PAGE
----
Worthen returns to former boxing club, excited to see it’s still thriving
TRENTON – For Tommy Worthen the Albion Amateur Boxing Club played a significant role in his life and was like a second home.
© CHRISTOPHER CAMERON - THE NEWS
Former Albion boxer Tommy Worthen stopped to visit the Albion Amateur Boxing Club this week during a visit home from Alberta. Worthen was the first member of the club to win a national champion, which happened in 1997 at junior nationals.
Back in Pictou County from Alberta, where he has lived for a number of years now, he stopped to visit his former club this week.
With the season wrapping up it wasn’t as full as you would expect on a regular week, but with 12 boxers training it was still enough to get a feel for the effort they’re putting into the sport. Worthen didn’t recognize any of the faces aside from a few coaches, one of whom was his dad Jim, but he said the training hasn’t changed from his days in the ring.
“Other than the new faces everything here is pretty much the same, other than Al (Archibald) coaching. I never trained with Al,” he said. “The sparring has always been tough here and it’s nice to see the boys are still slapping leather pretty hard in the ring.
“I think our club probably had the toughest training at the very least in the province, probably even more than that. We’ve always trained hard and dad has always made sure that we were worked to the bone.”
It was that tough training that made him the boxer and man he is today. He remembers the love-hate relationship he had with the sport, the relationship most people have with whatever they do.
There were days the last thing he wanted to do was train, go for a run or cut weight. Looking back he said it was extremely difficult some days, but the rewards were more than worth it in the end – he became the first boxer from the club to win a national championship, which came in 1997 in Lloydminster.
“It made a man out of me in a lot of ways,” said Worthen. “You face a lot of adversity and obstacles with the sport, which indirectly helps with life and what not. You build a tough persona while you’re here and with those challenges it just works its way into your life habits. It has kept me clean, it has kept me busy and without the sport I probably would’ve been in trouble.”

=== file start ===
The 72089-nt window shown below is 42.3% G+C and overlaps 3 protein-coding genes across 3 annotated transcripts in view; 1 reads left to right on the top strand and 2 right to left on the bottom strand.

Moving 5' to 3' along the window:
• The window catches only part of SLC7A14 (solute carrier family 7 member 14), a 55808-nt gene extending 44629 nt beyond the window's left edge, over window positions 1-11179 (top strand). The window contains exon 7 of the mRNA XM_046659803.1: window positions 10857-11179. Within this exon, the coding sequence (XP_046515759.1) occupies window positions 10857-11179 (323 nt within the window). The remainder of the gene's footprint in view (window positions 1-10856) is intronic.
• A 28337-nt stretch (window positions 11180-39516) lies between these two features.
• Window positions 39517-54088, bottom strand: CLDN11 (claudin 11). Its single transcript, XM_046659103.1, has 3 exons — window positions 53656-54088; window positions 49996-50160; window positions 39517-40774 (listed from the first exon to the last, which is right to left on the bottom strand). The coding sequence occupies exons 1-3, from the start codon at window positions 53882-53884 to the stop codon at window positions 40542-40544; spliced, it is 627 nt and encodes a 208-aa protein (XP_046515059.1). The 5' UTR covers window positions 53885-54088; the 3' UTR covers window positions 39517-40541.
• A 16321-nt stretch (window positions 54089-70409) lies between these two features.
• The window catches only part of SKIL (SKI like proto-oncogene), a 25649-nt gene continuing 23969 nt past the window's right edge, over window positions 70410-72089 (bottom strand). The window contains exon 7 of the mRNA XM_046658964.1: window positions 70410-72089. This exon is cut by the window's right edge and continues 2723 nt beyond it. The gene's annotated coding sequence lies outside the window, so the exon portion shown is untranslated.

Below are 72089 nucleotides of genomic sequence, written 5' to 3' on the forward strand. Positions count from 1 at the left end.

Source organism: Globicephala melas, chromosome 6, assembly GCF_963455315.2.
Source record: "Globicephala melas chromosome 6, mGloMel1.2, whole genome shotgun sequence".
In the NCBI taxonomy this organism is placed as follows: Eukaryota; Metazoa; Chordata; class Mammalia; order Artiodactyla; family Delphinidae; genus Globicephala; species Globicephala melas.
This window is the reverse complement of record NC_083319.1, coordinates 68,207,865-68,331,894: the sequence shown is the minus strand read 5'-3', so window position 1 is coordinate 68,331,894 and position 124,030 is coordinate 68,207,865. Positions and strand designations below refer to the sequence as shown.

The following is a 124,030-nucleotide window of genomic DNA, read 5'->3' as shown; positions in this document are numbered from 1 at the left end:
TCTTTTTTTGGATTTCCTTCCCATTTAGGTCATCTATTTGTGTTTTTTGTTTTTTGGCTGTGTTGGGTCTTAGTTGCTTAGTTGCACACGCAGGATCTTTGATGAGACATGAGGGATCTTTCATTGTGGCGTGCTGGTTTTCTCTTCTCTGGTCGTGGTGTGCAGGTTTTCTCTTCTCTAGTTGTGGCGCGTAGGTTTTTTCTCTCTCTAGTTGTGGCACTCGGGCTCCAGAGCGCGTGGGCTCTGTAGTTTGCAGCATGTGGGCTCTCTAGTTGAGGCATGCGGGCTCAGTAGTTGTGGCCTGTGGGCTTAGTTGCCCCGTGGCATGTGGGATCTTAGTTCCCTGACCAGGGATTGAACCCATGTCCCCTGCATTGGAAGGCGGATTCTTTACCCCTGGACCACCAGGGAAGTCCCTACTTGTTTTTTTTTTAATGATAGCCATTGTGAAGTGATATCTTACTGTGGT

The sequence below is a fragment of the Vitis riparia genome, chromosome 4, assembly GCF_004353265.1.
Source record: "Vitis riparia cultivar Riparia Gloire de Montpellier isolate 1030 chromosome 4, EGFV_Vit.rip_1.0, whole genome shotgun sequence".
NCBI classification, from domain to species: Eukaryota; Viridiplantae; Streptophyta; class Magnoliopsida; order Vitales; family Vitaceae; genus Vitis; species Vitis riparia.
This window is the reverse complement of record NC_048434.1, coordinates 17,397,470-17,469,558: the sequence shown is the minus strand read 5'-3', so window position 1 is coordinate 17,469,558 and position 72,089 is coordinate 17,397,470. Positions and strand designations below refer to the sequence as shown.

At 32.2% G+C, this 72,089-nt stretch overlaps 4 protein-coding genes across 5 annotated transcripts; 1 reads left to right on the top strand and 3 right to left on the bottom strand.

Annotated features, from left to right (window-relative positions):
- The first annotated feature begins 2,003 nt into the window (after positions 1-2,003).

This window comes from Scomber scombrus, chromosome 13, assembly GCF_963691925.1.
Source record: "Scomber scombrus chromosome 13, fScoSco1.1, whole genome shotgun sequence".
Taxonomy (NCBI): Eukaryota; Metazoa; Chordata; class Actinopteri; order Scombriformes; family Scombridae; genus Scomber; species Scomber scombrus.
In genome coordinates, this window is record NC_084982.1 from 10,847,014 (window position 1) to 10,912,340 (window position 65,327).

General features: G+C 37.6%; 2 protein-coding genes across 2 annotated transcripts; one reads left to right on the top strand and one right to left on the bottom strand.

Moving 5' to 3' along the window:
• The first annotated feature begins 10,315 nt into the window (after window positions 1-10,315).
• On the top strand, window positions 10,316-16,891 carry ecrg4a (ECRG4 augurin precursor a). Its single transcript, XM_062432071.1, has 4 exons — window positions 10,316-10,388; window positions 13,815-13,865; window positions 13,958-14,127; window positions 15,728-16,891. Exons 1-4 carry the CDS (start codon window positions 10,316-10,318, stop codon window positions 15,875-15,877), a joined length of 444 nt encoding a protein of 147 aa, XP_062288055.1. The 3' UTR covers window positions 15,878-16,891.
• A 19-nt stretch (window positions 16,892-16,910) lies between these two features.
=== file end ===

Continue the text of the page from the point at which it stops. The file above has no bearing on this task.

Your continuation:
That moment in Lloydminster was the first of many for the local boxer. That year his victory qualified him for a junior Olympic tournament in Mexico, where he represented the nation amongst 10 to 12 others. He placed third.
During that event he said it was more the experience outside the ring, than in, that he remembers most.
“Just seeing the teams from other countries come out and the parade of athletes they would do at the first of the card – you would really soak it in when you see people from different countries in their track suits and they’re coming out, it makes you feel like you’re at something really big.”
From there he went to intermediate and senior nationals, plus the Canada Winter Games 1999. He won silver at all of those, but never captured gold again.
“I still remember that like it was yesterday,” he said about his gold medal win. “I was the first boxer from our club and I only did it by one point. It was a very, very close fight.”
Worthen hasn’t been involved with the sport since he was 21, around the time he left for college and started working. Eventually he moved to Alberta for work, but sometime in the future he wants to get involved in the sport again as a coach or official to give something back to the sport that has given him so much.
He knows the involvement it took from Jim in the gym, but just as importantly outside the gym lining up cards, fundraising or whatever else needed to be done. He said his father is someone he looks up to in many ways, but specific to boxing he said Jim is boxing in Pictou County.
“He has been the face of amateur boxing in Pictou County for 25 years,” he said. “There has been no other club that has done what we do in this county or even the province alone. He has done a lot and when I was younger and doing it, to me it was just ‘that’s dad, he’s just doing his thing.’ As I got older and moved on from it, it all started to soak in.”
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